his right shoulder lower than his left
heavy with rocky snowfalls from such endurance
It’s his motionless breath that fissures our walls in the night when one winter hands
   power over to another
The deaf bluetit’s wing-beats count for nothing
nor the mother’s invectives guilty of having grouted the tiles with her tears
 
Yet the storm announced festive disorder
erosion polished up by subtle winds
Everything smiled at us
and the mother who wore her tears around her neck like warm-sea pearls
counted them on our fingers that grew with the Persian lilac, the only one to
   sympathize with our sorrows
 
© Vénus Khoury-Ghata. By arrangement with the author. Translation  © 2012 by Marilyn Hacker. All rights reserved. 

Dieu, clamait la mère, se tient derrière tous les arbres de la forêt
L'epaule droite plus basse que la gauche
     lourde de neiges pierreuses à force d’endurance
C'est son souffle immobile qui fissura nos murs la nuit de passation entre deux hivers
Les battements d'ailes de la mésange sourde ne jouaient aucun rôle
ni les invectives de la mère coupable d'avoir cimenté les tuiles avec ses larmes

Pourtant la tempête annonçait des désordres festifs
Des dégradations fignolées par vents subtils
Tout nous souriait
Et la mère qui portait ses larmes autour du cou telles perles des mers chaudes
Les comptait sur nos doigts qui grandissaient avec la Lilas de Perse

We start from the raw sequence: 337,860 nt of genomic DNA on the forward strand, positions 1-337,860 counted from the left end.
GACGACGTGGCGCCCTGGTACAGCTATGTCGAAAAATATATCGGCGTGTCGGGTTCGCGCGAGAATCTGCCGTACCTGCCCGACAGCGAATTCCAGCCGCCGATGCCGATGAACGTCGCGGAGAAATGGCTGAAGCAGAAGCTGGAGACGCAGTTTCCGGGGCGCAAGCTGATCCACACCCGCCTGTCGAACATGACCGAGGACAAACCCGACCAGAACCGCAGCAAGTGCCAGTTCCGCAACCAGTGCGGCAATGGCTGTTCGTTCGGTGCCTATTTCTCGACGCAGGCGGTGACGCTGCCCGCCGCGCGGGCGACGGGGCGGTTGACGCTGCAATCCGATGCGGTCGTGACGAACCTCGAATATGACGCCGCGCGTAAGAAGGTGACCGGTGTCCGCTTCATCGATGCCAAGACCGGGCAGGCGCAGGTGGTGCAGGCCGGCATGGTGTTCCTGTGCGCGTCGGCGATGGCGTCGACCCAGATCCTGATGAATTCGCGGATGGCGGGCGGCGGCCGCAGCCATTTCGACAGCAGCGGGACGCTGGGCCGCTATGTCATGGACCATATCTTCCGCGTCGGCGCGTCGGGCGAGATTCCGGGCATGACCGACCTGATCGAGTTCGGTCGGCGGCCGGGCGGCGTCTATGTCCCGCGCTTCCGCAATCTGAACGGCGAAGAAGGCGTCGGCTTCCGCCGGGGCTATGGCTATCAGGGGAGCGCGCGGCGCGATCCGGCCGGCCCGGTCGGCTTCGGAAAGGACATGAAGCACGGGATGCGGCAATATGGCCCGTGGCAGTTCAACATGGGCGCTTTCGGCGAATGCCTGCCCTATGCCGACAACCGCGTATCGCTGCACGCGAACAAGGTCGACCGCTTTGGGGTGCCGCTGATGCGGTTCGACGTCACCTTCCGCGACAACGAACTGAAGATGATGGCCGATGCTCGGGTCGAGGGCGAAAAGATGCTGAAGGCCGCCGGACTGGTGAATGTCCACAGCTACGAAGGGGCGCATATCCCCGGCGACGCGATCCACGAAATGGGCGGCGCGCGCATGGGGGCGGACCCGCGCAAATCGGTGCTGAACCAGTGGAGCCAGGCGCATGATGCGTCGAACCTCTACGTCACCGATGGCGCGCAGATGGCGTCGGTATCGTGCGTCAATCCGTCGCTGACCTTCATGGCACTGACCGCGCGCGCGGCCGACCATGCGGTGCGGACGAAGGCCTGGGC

Le seul à compatir à nos malheurs




Vénus Khoury-GhataVénus Khoury-Ghata

Vénus Khoury-Ghata is a Lebanese poet and novelist who lives in France. She received the Prix Mallarmé in 1987 for Monologue du mort, the Prix Apollinaire in 1980 for Les Ombres et leurs cris, and the Grand Prix de la Société des gens de lettres for Fables pour un peuple d'argile in 1992. Her Anthologie personelle, a selection of her previously published and new poems, appeared in 1997. Her other collections include Elle dit (1999); La Compassion des Pierres (2000) and Quelle est la nuit parmi les nuits (2004). Her volumes in English, translated by Marilyn Hacker, include Here There Was Once a Country (2000); She Says (2003); and A House at the Edge of Tears (2005).

Translated from FrenchFrench by Marilyn HackerMarilyn Hacker

Marilyn Hacker is the author of twelve books of poems, including Names (Norton, 2009), Essays on Departure (Carcanet Press, UK, 2006), and Desesperanto (Norton, 2003). Her essay collection Unauthorized Voices was published by the University of Michigan Press in 2010. Her twelve volumes of translations from the French include Rachida Madani's Tales of a Severed Head (Yale University Press, 2012); Marie Etienne’s King of a Hundred Horsemen (Farrar, Straus and Giroux, 2008), which received the 2007 Robert Fagles Translation Prize and the 2009 American PEN Award for Poetry in Translation; Hédi Kaddour’s Treason (Yale University Press, 2010); and Vénus Khoury-Ghata’s Nettles (The Graywolf Press, 2008). For her own work, she is a past recipient of the Lenore Marshall Award, the Poets’ Prize, the National Book Award , two Lambda Literary Awards, the American PEN Voelcker Award for poetry in 2010, and the Argana International Poetry Prize from the Bayt As-Shir/ House of.Poetry in Morocco in 2012. She is a Chancellor of the Academy of American Poets.